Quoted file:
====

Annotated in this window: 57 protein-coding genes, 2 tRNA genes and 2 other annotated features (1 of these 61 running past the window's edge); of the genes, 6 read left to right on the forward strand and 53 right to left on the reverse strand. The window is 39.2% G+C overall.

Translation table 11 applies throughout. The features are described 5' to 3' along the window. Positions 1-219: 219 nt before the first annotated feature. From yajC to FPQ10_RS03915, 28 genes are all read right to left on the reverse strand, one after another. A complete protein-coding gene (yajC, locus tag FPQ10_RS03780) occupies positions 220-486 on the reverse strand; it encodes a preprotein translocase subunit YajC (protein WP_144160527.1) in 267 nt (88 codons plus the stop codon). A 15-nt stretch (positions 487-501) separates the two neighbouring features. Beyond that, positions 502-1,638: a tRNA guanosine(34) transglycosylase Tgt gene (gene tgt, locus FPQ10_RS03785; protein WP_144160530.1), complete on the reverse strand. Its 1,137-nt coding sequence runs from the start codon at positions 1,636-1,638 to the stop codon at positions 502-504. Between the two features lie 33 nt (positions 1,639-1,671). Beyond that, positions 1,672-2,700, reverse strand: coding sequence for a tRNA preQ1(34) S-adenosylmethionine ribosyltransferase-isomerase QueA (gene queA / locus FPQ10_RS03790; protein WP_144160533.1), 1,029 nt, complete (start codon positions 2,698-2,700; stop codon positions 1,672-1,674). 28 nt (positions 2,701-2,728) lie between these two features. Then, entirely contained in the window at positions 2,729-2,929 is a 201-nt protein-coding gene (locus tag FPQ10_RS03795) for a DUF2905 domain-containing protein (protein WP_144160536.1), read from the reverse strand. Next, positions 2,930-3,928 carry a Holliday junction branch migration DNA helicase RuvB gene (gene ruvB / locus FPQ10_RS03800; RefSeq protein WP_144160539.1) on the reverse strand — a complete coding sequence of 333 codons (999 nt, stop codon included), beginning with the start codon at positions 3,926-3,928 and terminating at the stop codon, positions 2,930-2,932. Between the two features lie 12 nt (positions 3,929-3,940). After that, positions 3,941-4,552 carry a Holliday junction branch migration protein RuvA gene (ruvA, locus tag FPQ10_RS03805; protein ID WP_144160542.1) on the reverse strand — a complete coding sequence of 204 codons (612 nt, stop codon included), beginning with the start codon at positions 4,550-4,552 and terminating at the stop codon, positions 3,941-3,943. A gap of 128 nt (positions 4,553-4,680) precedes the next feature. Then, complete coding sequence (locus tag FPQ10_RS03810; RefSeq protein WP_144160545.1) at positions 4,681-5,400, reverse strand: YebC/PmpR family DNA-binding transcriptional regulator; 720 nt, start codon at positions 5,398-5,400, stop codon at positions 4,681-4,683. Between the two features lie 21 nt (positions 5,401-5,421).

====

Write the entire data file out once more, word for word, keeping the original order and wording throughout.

Annotated in this window: 57 protein-coding genes, 2 tRNA genes and 2 other annotated features (1 of these 61 running past the window's edge); of the genes, 6 read left to right on the forward strand and 53 right to left on the reverse strand. The window is 39.2% G+C overall.

Translation table 11 applies throughout. The features are described 5' to 3' along the window. Positions 1-219: 219 nt before the first annotated feature. From yajC to FPQ10_RS03915, 28 genes are all read right to left on the reverse strand, one after another. A complete protein-coding gene (yajC, locus tag FPQ10_RS03780) occupies positions 220-486 on the reverse strand; it encodes a preprotein translocase subunit YajC (protein WP_144160527.1) in 267 nt (88 codons plus the stop codon). A 15-nt stretch (positions 487-501) separates the two neighbouring features. Beyond that, positions 502-1,638: a tRNA guanosine(34) transglycosylase Tgt gene (gene tgt, locus FPQ10_RS03785; protein WP_144160530.1), complete on the reverse strand. Its 1,137-nt coding sequence runs from the start codon at positions 1,636-1,638 to the stop codon at positions 502-504. Between the two features lie 33 nt (positions 1,639-1,671). Beyond that, positions 1,672-2,700, reverse strand: coding sequence for a tRNA preQ1(34) S-adenosylmethionine ribosyltransferase-isomerase QueA (gene queA / locus FPQ10_RS03790; protein WP_144160533.1), 1,029 nt, complete (start codon positions 2,698-2,700; stop codon positions 1,672-1,674). 28 nt (positions 2,701-2,728) lie between these two features. Then, entirely contained in the window at positions 2,729-2,929 is a 201-nt protein-coding gene (locus tag FPQ10_RS03795) for a DUF2905 domain-containing protein (protein WP_144160536.1), read from the reverse strand. Next, positions 2,930-3,928 carry a Holliday junction branch migration DNA helicase RuvB gene (gene ruvB / locus FPQ10_RS03800; RefSeq protein WP_144160539.1) on the reverse strand — a complete coding sequence of 333 codons (999 nt, stop codon included), beginning with the start codon at positions 3,926-3,928 and terminating at the stop codon, positions 2,930-2,932. Between the two features lie 12 nt (positions 3,929-3,940). After that, positions 3,941-4,552 carry a Holliday junction branch migration protein RuvA gene (ruvA, locus tag FPQ10_RS03805; protein ID WP_144160542.1) on the reverse strand — a complete coding sequence of 204 codons (612 nt, stop codon included), beginning with the start codon at positions 4,550-4,552 and terminating at the stop codon, positions 3,941-3,943. A gap of 128 nt (positions 4,553-4,680) precedes the next feature. Then, complete coding sequence (locus tag FPQ10_RS03810; RefSeq protein WP_144160545.1) at positions 4,681-5,400, reverse strand: YebC/PmpR family DNA-binding transcriptional regulator; 720 nt, start codon at positions 5,398-5,400, stop codon at positions 4,681-4,683. Between the two features lie 21 nt (positions 5,401-5,421).